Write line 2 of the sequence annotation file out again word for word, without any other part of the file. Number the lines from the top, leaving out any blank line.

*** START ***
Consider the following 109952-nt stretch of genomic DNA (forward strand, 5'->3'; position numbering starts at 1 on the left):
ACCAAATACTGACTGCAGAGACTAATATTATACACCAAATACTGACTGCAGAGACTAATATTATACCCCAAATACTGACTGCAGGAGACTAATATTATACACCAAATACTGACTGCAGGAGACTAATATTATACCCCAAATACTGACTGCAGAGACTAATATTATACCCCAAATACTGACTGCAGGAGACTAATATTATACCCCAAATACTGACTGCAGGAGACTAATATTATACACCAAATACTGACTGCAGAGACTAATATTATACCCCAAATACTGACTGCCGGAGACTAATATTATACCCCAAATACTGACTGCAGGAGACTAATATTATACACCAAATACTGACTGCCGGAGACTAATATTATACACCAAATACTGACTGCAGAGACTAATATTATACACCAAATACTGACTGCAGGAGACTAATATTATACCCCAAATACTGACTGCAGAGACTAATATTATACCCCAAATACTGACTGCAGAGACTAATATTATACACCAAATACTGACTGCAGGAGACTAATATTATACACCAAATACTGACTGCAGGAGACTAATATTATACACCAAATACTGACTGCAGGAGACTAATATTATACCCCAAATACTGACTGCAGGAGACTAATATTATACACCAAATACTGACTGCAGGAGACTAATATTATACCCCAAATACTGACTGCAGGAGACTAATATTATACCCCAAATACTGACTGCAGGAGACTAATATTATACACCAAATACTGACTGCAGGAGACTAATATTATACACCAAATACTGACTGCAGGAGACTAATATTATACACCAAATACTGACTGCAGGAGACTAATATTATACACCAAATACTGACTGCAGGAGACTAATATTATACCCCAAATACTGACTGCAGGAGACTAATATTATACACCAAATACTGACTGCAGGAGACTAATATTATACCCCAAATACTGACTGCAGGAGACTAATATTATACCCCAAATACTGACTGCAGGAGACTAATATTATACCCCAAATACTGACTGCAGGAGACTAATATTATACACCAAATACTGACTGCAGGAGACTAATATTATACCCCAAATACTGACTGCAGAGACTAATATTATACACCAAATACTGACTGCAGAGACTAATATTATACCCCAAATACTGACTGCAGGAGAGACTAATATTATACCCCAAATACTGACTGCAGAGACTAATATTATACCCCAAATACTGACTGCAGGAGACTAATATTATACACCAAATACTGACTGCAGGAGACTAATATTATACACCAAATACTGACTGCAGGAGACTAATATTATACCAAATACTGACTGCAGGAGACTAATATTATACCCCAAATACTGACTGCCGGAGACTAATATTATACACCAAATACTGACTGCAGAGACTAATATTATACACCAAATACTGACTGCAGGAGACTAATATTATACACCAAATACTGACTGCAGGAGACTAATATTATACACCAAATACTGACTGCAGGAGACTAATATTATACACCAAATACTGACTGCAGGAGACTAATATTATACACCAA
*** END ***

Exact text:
ACCAAATACTGACTGCAGAGACTAATATTATACACCAAATACTGACTGCAGAGACTAATATTATACCCCAAATACTGACTGCAGGAGACTAATATTATACACCAAATACTGACTGCAGGAGACTAATATTATACCCCAAATACTGACTGCAGAGACTAATATTATACCCCAAATACTGACTGCAGGAGACTAATATTATACCCCAAATACTGACTGCAGGAGACTAATATTATACACCAAATACTGACTGCAGAGACTAATATTATACCCCAAATACTGACTGCCGGAGACTAATATTATACCCCAAATACTGACTGCAGGAGACTAATATTATACACCAAATACTGACTGCCGGAGACTAATATTATACACCAAATACTGACTGCAGAGACTAATATTATACACCAAATACTGACTGCAGGAGACTAATATTATACCCCAAATACTGACTGCAGAGACTAATATTATACCCCAAATACTGACTGCAGAGACTAATATTATACACCAAATACTGACTGCAGGAGACTAATATTATACACCAAATACTGACTGCAGGAGACTAATATTATACACCAAATACTGACTGCAGGAGACTAATATTATACCCCAAATACTGACTGCAGGAGACTAATATTATACACCAAATACTGACTGCAGGAGACTAATATTATACCCCAAATACTGACTGCAGGAGACTAATATTATACCCCAAATACTGACTGCAGGAGACTAATATTATACACCAAATACTGACTGCAGGAGACTAATATTATACACCAAATACTGACTGCAGGAGACTAATATTATACACCAAATACTGACTGCAGGAGACTAATATTATACACCAAATACTGACTGCAGGAGACTAATATTATACCCCAAATACTGACTGCAGGAGACTAATATTATACACCAAATACTGACTGCAGGAGACTAATATTATACCCCAAATACTGACTGCAGGAGACTAATATTATACCCCAAATACTGACTGCAGGAGACTAATATTATACCCCAAATACTGACTGCAGGAGACTAATATTATACACCAAATACTGACTGCAGGAGACTAATATTATACCCCAAATACTGACTGCAGAGACTAATATTATACACCAAATACTGACTGCAGAGACTAATATTATACCCCAAATACTGACTGCAGGAGAGACTAATATTATACCCCAAATACTGACTGCAGAGACTAATATTATACCCCAAATACTGACTGCAGGAGACTAATATTATACACCAAATACTGACTGCAGGAGACTAATATTATACACCAAATACTGACTGCAGGAGACTAATATTATACCAAATACTGACTGCAGGAGACTAATATTATACCCCAAATACTGACTGCCGGAGACTAATATTATACACCAAATACTGACTGCAGAGACTAATATTATACACCAAATACTGACTGCAGGAGACTAATATTATACACCAAATACTGACTGCAGGAGACTAATATTATACACCAAATACTGACTGCAGGAGACTAATATTATACACCAAATACTGACTGCAGGAGACTAATATTATACACCAA